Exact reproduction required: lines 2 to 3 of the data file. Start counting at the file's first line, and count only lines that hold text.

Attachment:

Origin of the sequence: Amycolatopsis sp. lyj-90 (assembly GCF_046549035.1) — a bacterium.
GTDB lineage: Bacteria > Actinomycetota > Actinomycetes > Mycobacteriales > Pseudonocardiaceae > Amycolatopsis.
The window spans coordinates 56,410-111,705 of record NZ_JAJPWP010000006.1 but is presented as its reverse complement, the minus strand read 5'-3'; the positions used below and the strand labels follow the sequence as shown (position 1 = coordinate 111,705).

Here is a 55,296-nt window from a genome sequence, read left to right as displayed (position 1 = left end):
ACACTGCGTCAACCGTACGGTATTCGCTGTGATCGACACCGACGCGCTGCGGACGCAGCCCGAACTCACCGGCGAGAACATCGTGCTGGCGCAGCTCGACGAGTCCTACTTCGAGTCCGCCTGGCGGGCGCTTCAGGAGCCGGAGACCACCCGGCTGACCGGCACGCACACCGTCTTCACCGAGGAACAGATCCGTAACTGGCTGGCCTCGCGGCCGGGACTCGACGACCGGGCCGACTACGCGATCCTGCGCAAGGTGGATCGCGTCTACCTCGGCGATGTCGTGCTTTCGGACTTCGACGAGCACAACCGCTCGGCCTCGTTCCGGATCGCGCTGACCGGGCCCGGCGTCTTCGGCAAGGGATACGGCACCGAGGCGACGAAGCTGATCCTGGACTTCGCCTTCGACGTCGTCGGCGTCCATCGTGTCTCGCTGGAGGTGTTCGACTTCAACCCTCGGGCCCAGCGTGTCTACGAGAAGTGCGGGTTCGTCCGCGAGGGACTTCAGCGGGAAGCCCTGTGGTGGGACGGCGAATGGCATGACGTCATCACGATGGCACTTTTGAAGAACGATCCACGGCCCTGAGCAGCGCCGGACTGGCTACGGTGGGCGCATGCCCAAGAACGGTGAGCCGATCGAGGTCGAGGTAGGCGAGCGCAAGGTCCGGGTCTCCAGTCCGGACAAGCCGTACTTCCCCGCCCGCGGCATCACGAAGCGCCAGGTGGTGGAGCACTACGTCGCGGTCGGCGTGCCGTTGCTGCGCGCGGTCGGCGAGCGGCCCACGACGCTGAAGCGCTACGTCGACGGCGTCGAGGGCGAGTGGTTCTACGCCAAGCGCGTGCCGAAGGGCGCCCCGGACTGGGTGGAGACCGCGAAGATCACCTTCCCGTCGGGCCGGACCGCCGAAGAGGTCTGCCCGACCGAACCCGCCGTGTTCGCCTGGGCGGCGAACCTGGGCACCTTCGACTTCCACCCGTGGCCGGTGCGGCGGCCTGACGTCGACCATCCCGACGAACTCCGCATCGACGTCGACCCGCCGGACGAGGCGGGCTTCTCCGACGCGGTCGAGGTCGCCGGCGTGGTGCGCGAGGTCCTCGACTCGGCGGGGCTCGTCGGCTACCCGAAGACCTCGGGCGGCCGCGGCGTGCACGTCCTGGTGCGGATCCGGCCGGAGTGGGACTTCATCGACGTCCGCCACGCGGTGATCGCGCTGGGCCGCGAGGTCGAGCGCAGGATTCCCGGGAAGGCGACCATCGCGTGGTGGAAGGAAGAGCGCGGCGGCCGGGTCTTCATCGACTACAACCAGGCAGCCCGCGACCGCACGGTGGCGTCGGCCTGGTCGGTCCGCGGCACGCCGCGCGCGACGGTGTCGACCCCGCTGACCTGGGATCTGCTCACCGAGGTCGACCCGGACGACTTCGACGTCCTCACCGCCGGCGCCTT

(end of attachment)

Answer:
GTDB lineage: Bacteria > Actinomycetota > Actinomycetes > Mycobacteriales > Pseudonocardiaceae > Amycolatopsis.
The window spans coordinates 56,410-111,705 of record NZ_JAJPWP010000006.1 but is presented as its reverse complement, the minus strand read 5'-3'; the positions used below and the strand labels follow the sequence as shown (position 1 = coordinate 111,705).